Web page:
(a) If an application for absentee ballots is accepted at a time when absentee ballots are not yet available for distribution, the county auditor, or municipal clerk accepting the application shall file it and as soon as absentee ballots are available for distribution shall mail them to the address specified in the application. If an application for absentee ballots is accepted when absentee ballots are available for distribution, the county auditor or municipal clerk accepting the application shall promptly:
(1) mail the ballots to the voter whose signature appears on the application if the application is submitted by mail and does not request commercial shipping under clause (2);
(2) ship the ballots to the voter using a commercial shipper requested by the voter at the voter's expense;
(3) deliver the absentee ballots directly to the voter if the application is submitted in person; or
(4) deliver the absentee ballots in a sealed transmittal envelope to an agent who has been designated to bring the ballots to a voter who is a patient in a health care facility, as provided in section 203B.11, subdivision 4, a participant in a residential program for adults licensed under section 245A.02, subdivision 14, or a resident of a shelter for battered women as defined in section 611A.37, subdivision 4.
(b) If an application does not indicate the election for which absentee ballots are sought, the county auditor or municipal clerk shall mail or deliver only the ballots for the next election occurring after receipt of the application. Only one set of ballots may be mailed, shipped, or delivered to an applicant for any election, except as provided in section 203B.13, subdivision 2, or when a replacement ballot has been requested by the voter for a ballot that has been spoiled or lost in transit.
During the four days preceding an election and until 2:00 p.m. on election day, an eligible voter who is a patient of a health care facility, a participant in a residential program for adults licensed under section 245A.02, subdivision 14, or a resident of a shelter for battered women as defined in section 611A.37, subdivision 4, may designate an agent to deliver the ballots to the voter from the county auditor or municipal clerk. A candidate at the election may not be designated as an agent. The voted ballots must be returned to the county auditor or municipal clerk no later than 3:00 p.m. on election day. The voter must complete an affidavit requesting the auditor or clerk to provide the agent with the ballots in a sealed transmittal envelope. The affidavit must include a statement from the voter stating that the ballots were delivered to the voter by the agent in the sealed transmittal envelope. An agent may deliver ballots to no more than three persons in any election. The secretary of state shall provide samples of the affidavit and transmission envelope for use by the county auditors.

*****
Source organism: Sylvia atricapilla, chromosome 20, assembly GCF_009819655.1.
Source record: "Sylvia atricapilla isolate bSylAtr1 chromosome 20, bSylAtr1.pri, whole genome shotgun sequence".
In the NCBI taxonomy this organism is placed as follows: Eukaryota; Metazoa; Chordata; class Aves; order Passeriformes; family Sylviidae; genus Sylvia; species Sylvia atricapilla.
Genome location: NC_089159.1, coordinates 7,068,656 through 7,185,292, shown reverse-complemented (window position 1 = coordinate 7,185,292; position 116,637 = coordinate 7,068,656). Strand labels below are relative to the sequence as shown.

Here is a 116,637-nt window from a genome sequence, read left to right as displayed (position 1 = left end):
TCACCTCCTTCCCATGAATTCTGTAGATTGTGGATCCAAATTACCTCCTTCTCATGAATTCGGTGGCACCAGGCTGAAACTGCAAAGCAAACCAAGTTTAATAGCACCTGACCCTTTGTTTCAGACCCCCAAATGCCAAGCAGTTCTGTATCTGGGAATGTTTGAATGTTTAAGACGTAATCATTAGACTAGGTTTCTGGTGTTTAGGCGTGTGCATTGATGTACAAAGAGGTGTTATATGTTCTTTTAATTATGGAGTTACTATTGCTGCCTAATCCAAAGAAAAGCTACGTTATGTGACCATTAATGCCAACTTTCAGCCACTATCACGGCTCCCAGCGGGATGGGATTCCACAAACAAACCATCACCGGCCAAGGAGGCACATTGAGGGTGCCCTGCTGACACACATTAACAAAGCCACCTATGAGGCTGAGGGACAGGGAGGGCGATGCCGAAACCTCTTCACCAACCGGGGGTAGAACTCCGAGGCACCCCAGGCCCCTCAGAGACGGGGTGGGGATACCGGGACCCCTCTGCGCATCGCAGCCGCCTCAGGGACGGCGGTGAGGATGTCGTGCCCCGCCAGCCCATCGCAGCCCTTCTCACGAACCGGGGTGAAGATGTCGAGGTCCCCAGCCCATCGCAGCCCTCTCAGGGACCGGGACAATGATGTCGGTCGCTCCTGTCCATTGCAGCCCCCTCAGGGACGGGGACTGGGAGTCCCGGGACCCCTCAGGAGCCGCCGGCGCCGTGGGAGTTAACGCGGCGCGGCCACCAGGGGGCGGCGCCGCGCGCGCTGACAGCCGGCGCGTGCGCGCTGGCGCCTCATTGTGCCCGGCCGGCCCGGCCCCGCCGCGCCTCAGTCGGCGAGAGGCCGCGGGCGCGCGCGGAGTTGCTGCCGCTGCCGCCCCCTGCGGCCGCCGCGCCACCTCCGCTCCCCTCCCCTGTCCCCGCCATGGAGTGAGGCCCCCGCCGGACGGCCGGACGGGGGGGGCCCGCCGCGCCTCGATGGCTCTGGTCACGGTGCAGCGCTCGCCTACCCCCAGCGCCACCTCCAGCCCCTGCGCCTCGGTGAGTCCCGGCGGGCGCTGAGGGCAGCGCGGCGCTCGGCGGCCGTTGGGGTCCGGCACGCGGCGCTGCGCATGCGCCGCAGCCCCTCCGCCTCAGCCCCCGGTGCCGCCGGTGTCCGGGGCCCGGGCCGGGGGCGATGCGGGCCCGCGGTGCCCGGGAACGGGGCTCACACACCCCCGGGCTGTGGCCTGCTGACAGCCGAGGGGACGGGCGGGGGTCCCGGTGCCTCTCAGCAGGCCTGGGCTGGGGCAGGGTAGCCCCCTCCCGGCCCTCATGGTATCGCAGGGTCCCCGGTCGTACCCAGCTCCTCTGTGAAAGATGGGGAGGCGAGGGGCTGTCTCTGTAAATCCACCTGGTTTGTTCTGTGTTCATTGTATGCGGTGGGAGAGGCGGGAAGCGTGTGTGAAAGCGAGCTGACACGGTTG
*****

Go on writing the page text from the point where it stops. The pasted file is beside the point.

On July 1 in a year in which there is an election for a partisan political office, the county or legislative district chairs of each major political party, whichever is designated by the state party, shall prepare a list of eligible voters to act as election judges in each election precinct in the county or legislative district. The chairs shall furnish the lists to the county auditor of the county in which the precinct is located.
By July 15, the county auditor shall furnish to the appointing authorities a list of the appropriate names for each election precinct in the jurisdiction of the appointing authority. Separate lists shall be submitted by the county auditor for each major political party.
Election judges for precincts in a municipality shall be appointed by the governing body of the municipality. Election judges for precincts in unorganized territory and for performing election-related duties assigned by the county auditor shall be appointed by the county board. Election judges for a precinct composed of two or more municipalities must be appointed by the governing body of the municipality or municipalities responsible for appointing election judges as provided in the agreement to combine for election purposes. appointments shall be made from lists furnished pursuant to subdivision 1 subject to the eligibility requirements and other qualifications established or authorized under section 204B.19. If no lists have been furnished or if additional election judges are required after all listed names have been exhausted, the appointing authority may appoint any other individual to serve as an election judge subject to the same requirements and qualifications. The appointments shall be made at least 25 days before the election at which the election judges will serve.